“Every book comes with its own quirks and challenges, and the main thing is to do what you can, ask questions, keep learning about how to improve, and show that learning in the new books you produce,” mentions Rollans. “Benetech’s certification program facilitated through eBOUND has been really useful in this regard, as it gives publishers so much opportunity to make and learn from mistakes during the certification stage. They also continue following up with certified publishers in the years after certification, with eBOUND sending industry standard updates and Benetech completing annual spot-checks that help publishers keep on top of the changes in accessibility requirements and best practices.”

“This corner of publishing is changing rapidly, so it’s really important to have that kind of support. We just passed our one-year mark of certification. I was really pleased to see how our workflow stood up to Benetech’s check, but unsurprised that we still have some things to iron out.”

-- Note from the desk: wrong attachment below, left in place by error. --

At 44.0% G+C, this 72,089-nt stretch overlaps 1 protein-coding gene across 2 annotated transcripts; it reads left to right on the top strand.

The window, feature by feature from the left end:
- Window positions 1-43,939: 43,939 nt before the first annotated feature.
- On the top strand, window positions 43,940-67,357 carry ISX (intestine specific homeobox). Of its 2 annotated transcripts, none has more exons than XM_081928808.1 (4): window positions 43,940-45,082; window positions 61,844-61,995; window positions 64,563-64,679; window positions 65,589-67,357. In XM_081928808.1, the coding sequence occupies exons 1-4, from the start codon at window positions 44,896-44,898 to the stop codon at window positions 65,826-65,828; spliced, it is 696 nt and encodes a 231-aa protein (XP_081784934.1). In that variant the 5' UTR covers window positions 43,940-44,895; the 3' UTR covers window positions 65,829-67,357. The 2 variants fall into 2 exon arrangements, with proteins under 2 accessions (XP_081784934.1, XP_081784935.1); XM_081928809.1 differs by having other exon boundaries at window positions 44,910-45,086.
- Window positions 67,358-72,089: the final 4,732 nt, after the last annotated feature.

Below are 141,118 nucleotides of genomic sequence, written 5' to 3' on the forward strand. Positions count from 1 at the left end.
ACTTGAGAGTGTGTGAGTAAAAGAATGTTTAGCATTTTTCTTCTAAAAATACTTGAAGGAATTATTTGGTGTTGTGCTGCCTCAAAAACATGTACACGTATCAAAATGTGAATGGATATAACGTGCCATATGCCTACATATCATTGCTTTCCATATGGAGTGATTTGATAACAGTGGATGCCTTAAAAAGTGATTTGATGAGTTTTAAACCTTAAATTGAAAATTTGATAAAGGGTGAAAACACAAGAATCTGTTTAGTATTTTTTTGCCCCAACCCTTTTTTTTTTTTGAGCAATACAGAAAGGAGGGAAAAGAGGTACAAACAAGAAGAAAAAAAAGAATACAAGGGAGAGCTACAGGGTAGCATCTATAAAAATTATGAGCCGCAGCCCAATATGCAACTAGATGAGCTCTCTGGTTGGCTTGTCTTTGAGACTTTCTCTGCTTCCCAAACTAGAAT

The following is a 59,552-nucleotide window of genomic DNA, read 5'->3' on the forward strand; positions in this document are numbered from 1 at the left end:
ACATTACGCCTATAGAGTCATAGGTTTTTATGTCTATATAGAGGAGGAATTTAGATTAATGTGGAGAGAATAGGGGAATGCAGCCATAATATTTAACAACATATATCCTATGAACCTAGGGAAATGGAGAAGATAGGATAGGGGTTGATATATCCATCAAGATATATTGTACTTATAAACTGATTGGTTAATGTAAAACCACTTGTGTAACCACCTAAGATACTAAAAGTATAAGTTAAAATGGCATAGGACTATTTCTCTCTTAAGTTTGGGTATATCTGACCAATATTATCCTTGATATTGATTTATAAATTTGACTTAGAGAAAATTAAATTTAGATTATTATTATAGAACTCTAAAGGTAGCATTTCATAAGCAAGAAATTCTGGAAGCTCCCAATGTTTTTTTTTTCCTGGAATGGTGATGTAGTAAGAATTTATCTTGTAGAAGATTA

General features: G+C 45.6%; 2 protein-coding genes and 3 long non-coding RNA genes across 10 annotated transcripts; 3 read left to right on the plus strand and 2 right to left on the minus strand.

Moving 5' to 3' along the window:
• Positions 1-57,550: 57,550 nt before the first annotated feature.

One of Brush’s accessible frontlist titles is Truth and Reconciliation Through Educationedited by Yvonne Poitras Pratt and Sulyn Bodnaresko.

“This is a really unique book that combines practical teaching models based on Indigenous-led reconciliatory frameworks with first-hand educator stories of transformational learning—both their own and their students’—through the integration of reconciliatory practices into their teaching,” Rollans highlights.

Cover: Truth and Reconciliation Through Education: stories of decolonizing practices, edited by Yvonne Poitras Pratt and Sulyn Bodnaresko

“The book includes words in several Indigenous languages—Cree, Inuktitut, Tsimshian, Michif—as well as a few words in syllabics, all of which screen readers don’t yet handle very well, so this was something we had to navigate. In the end, we opted to mark up these language shifts in the hopes that they will, one day, be supported by the reading platforms. In the meantime, though, we’ve included a note about this gap in the accessibility summary.”